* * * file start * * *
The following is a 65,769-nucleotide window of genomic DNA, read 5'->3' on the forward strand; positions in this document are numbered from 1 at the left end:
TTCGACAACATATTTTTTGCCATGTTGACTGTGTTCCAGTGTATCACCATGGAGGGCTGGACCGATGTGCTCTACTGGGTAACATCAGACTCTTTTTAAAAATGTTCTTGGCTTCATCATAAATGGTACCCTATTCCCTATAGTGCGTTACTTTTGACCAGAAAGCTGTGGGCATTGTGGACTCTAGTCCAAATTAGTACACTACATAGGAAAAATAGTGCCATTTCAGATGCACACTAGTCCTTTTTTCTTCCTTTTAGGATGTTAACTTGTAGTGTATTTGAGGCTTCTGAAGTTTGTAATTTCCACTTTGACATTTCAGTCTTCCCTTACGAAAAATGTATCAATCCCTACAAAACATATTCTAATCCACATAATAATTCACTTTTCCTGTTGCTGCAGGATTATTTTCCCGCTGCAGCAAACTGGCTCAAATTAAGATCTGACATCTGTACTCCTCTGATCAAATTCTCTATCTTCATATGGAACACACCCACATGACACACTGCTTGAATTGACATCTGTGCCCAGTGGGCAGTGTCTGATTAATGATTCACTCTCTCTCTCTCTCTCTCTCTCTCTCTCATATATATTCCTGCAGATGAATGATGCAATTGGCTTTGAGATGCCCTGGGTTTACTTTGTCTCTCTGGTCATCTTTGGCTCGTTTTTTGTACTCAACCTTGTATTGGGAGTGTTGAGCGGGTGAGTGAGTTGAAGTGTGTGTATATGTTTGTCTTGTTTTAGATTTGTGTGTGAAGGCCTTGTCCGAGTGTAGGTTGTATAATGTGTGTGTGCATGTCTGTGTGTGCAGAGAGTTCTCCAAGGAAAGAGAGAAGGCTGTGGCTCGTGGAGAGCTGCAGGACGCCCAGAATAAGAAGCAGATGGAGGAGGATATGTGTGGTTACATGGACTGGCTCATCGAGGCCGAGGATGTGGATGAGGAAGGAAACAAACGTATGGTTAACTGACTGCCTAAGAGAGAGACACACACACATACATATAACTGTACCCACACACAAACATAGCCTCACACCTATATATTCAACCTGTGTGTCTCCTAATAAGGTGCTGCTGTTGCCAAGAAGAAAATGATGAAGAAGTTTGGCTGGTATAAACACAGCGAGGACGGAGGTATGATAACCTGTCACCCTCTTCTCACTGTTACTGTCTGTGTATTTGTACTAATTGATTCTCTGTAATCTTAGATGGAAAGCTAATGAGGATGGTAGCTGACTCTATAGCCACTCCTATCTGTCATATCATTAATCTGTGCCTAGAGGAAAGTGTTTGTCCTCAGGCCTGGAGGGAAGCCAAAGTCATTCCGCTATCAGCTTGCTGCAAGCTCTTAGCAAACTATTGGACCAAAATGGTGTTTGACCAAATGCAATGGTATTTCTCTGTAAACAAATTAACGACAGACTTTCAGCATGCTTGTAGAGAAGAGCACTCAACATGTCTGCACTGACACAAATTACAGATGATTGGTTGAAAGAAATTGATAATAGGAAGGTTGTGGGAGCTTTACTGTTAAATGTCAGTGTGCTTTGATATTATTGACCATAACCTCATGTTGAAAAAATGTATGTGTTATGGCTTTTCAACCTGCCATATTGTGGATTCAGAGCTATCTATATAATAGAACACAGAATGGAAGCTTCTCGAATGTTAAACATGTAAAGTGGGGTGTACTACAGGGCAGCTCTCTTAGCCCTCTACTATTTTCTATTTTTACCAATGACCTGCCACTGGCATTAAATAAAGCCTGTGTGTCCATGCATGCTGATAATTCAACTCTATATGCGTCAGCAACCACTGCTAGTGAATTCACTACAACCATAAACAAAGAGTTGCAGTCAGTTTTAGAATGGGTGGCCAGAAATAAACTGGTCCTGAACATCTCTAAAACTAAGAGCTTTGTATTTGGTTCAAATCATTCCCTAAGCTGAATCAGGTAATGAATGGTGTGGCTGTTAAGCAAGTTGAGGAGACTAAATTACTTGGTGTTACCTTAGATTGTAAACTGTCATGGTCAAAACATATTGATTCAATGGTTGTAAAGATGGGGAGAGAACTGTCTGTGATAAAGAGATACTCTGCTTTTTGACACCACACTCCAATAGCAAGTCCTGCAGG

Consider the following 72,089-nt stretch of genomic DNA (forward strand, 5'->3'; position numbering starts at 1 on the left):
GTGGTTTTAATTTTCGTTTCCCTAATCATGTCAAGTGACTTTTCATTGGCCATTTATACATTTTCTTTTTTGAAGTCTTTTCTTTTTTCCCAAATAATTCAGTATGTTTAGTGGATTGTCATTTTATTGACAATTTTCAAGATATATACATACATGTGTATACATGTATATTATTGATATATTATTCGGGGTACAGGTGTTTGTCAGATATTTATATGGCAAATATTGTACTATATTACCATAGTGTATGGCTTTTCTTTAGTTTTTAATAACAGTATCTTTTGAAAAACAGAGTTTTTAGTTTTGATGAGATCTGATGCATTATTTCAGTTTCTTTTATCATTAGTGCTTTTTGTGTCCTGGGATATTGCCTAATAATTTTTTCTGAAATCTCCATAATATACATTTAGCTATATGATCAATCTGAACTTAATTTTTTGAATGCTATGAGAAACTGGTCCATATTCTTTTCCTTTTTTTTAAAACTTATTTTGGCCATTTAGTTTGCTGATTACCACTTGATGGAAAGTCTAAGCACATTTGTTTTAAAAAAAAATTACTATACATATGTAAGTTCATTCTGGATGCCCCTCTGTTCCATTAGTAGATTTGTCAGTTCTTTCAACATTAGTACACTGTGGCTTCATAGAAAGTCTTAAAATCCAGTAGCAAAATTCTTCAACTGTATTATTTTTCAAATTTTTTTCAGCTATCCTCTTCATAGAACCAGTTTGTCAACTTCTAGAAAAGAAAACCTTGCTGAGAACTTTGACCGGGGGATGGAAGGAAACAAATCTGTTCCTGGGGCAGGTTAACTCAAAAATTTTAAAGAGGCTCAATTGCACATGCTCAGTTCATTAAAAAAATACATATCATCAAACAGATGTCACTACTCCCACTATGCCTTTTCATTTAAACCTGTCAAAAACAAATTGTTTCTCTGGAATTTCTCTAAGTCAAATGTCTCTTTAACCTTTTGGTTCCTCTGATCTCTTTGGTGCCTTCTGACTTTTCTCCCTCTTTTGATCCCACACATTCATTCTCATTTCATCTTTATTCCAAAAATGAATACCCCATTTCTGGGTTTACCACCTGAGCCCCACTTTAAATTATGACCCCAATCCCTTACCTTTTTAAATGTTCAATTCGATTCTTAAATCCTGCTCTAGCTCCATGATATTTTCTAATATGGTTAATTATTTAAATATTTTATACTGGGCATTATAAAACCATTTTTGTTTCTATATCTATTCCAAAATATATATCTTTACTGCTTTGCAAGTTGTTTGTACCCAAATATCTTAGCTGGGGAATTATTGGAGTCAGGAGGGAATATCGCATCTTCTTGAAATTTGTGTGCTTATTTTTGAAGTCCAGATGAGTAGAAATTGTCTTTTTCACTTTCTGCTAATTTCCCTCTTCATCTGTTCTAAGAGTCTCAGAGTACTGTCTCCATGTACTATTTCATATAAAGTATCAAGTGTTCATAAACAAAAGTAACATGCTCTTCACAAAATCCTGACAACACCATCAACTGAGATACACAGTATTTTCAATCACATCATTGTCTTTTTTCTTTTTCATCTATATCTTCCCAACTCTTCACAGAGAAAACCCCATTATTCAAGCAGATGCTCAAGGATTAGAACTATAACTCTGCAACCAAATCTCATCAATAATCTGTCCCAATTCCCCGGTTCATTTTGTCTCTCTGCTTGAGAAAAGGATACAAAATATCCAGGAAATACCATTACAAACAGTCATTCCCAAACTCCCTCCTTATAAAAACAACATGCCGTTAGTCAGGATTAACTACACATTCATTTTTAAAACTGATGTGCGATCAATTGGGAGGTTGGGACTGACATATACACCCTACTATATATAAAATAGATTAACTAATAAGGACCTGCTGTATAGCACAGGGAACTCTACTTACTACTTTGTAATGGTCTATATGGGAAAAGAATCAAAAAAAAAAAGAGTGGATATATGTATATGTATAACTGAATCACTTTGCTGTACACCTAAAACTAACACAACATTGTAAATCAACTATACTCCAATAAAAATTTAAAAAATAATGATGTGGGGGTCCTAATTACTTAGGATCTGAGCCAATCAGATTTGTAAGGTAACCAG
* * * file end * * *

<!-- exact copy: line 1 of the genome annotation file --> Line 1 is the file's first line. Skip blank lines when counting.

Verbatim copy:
The following is a 65,769-nucleotide window of genomic DNA, read 5'->3' on the forward strand; positions in this document are numbered from 1 at the left end: